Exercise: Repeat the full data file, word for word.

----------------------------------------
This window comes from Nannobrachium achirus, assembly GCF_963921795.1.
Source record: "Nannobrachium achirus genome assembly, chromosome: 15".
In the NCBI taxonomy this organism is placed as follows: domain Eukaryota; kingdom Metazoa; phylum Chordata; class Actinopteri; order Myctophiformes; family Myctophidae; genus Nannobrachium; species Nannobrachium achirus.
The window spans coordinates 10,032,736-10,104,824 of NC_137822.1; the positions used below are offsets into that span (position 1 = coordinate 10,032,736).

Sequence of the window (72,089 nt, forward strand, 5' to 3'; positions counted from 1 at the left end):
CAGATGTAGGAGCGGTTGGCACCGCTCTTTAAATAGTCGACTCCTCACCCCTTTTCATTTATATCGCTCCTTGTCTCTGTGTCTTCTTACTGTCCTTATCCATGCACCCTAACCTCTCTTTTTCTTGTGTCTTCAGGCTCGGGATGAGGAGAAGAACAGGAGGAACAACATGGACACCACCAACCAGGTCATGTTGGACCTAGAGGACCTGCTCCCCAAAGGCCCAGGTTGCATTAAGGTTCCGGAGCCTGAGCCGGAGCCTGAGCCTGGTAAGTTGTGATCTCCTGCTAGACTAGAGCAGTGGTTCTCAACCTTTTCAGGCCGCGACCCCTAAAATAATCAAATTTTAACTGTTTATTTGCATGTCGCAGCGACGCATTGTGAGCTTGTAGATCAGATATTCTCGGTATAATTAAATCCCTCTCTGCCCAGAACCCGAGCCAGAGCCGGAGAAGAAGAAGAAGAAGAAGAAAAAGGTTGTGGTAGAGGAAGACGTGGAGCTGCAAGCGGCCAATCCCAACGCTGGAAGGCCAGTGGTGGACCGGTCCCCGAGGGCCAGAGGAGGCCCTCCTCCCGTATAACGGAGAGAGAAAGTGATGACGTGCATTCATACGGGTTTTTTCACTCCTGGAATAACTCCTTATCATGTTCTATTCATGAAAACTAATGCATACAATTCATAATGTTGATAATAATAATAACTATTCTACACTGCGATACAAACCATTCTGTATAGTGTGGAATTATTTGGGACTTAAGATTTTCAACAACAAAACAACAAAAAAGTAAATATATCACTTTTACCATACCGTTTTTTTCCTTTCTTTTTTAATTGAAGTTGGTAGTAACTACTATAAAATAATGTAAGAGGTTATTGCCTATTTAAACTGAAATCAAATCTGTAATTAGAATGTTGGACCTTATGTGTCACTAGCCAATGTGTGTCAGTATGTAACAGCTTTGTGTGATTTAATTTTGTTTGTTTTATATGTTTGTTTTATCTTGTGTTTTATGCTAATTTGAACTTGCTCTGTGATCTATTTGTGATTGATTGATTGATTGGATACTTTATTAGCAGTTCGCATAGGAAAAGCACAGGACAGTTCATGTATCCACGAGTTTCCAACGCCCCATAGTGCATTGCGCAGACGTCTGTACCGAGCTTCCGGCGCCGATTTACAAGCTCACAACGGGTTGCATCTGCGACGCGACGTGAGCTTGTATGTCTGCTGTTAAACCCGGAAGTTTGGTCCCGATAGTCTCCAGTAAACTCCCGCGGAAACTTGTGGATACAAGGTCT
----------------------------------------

This window comes from Nannobrachium achirus, assembly GCF_963921795.1.
Source record: "Nannobrachium achirus genome assembly, chromosome: 15".
In the NCBI taxonomy this organism is placed as follows: domain Eukaryota; kingdom Metazoa; phylum Chordata; class Actinopteri; order Myctophiformes; family Myctophidae; genus Nannobrachium; species Nannobrachium achirus.
The window spans coordinates 10,032,736-10,104,824 of NC_137822.1; the positions used below are offsets into that span (position 1 = coordinate 10,032,736).

Sequence of the window (72,089 nt, forward strand, 5' to 3'; positions counted from 1 at the left end):
CAGATGTAGGAGCGGTTGGCACCGCTCTTTAAATAGTCGACTCCTCACCCCTTTTCATTTATATCGCTCCTTGTCTCTGTGTCTTCTTACTGTCCTTATCCATGCACCCTAACCTCTCTTTTTCTTGTGTCTTCAGGCTCGGGATGAGGAGAAGAACAGGAGGAACAACATGGACACCACCAACCAGGTCATGTTGGACCTAGAGGACCTGCTCCCCAAAGGCCCAGGTTGCATTAAGGTTCCGGAGCCTGAGCCGGAGCCTGAGCCTGGTAAGTTGTGATCTCCTGCTAGACTAGAGCAGTGGTTCTCAACCTTTTCAGGCCGCGACCCCTAAAATAATCAAATTTTAACTGTTTATTTGCATGTCGCAGCGACGCATTGTGAGCTTGTAGATCAGATATTCTCGGTATAATTAAATCCCTCTCTGCCCAGAACCCGAGCCAGAGCCGGAGAAGAAGAAGAAGAAGAAGAAAAAGGTTGTGGTAGAGGAAGACGTGGAGCTGCAAGCGGCCAATCCCAACGCTGGAAGGCCAGTGGTGGACCGGTCCCCGAGGGCCAGAGGAGGCCCTCCTCCCGTATAACGGAGAGAGAAAGTGATGACGTGCATTCATACGGGTTTTTTCACTCCTGGAATAACTCCTTATCATGTTCTATTCATGAAAACTAATGCATACAATTCATAATGTTGATAATAATAATAACTATTCTACACTGCGATACAAACCATTCTGTATAGTGTGGAATTATTTGGGACTTAAGATTTTCAACAACAAAACAACAAAAAAGTAAATATATCACTTTTACCATACCGTTTTTTTCCTTTCTTTTTTAATTGAAGTTGGTAGTAACTACTATAAAATAATGTAAGAGGTTATTGCCTATTTAAACTGAAATCAAATCTGTAATTAGAATGTTGGACCTTATGTGTCACTAGCCAATGTGTGTCAGTATGTAACAGCTTTGTGTGATTTAATTTTGTTTGTTTTATATGTTTGTTTTATCTTGTGTTTTATGCTAATTTGAACTTGCTCTGTGATCTATTTGTGATTGATTGATTGATTGGATACTTTATTAGCAGTTCGCATAGGAAAAGCACAGGACAGTTCATGTATCCACGAGTTTCCAACGCCCCATAGTGCATTGCGCAGACGTCTGTACCGAGCTTCCGGCGCCGATTTACAAGCTCACAACGGGTTGCATCTGCGACGCGACGTGAGCTTGTATGTCTGCTGTTAAACCCGGAAGTTTGGTCCCGATAGTCTCCAGTAAACTCCCGCGGAAACTTGTGGATACAAGGTCT